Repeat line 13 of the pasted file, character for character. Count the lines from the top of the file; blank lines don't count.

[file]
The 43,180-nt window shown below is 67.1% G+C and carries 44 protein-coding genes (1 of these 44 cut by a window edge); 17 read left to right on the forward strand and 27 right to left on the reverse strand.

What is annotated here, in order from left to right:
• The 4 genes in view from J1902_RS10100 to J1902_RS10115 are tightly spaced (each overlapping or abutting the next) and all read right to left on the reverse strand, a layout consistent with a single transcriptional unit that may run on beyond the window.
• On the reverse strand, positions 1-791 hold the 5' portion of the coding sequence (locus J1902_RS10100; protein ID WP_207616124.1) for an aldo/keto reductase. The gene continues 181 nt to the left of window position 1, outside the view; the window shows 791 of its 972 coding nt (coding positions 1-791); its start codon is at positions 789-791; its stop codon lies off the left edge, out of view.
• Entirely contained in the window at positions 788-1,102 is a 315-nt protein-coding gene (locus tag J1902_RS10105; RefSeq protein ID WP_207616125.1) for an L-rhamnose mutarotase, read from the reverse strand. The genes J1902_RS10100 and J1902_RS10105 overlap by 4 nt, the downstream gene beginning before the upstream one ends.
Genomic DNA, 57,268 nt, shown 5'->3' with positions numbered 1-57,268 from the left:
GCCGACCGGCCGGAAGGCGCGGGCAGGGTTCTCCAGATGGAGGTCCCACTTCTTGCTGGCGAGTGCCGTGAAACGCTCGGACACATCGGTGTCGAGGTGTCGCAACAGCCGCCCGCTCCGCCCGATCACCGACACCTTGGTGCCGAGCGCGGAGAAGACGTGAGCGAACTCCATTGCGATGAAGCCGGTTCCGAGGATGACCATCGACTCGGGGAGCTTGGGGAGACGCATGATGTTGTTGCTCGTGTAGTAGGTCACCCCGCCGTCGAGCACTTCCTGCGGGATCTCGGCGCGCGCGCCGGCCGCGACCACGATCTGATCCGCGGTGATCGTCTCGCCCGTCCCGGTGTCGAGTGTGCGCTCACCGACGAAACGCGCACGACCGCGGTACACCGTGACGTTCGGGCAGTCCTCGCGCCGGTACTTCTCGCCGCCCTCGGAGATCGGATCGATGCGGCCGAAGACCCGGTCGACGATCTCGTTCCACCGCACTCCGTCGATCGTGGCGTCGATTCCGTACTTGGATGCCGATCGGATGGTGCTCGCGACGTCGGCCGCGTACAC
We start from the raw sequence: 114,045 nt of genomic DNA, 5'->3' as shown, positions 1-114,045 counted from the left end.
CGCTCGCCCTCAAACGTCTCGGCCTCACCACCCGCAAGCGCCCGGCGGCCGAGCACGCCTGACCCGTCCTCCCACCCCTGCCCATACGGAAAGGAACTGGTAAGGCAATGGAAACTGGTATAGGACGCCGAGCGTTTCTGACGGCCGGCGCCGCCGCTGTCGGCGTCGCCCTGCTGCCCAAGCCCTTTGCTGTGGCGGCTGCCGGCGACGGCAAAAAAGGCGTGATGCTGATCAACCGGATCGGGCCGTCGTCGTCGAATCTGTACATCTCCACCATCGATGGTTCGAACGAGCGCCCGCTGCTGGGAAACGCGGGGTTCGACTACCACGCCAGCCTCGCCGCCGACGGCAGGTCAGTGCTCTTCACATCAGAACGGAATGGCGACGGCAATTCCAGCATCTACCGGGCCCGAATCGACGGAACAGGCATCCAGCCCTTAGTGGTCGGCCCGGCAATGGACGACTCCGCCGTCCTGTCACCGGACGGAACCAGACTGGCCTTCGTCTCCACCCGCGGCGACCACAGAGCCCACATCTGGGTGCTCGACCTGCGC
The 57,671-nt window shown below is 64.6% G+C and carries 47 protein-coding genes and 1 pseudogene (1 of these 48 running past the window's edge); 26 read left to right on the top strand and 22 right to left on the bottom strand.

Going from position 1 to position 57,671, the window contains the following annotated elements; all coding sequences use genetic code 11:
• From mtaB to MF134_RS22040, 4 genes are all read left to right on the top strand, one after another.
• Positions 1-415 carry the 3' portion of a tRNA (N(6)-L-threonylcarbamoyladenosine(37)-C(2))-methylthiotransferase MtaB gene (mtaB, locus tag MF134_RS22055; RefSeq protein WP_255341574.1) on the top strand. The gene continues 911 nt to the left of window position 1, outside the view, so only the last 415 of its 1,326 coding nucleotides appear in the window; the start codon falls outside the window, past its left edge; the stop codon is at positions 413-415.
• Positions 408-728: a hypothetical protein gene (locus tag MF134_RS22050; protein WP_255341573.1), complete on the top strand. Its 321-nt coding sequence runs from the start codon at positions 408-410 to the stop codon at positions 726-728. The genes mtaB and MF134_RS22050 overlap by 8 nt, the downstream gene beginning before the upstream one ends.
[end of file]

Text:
• Positions 1-415 carry the 3' portion of a tRNA (N(6)-L-threonylcarbamoyladenosine(37)-C(2))-methylthiotransferase MtaB gene (mtaB, locus tag MF134_RS22055; RefSeq protein WP_255341574.1) on the top strand. The gene continues 911 nt to the left of window position 1, outside the view, so only the last 415 of its 1,326 coding nucleotides appear in the window; the start codon falls outside the window, past its left edge; the stop codon is at positions 413-415.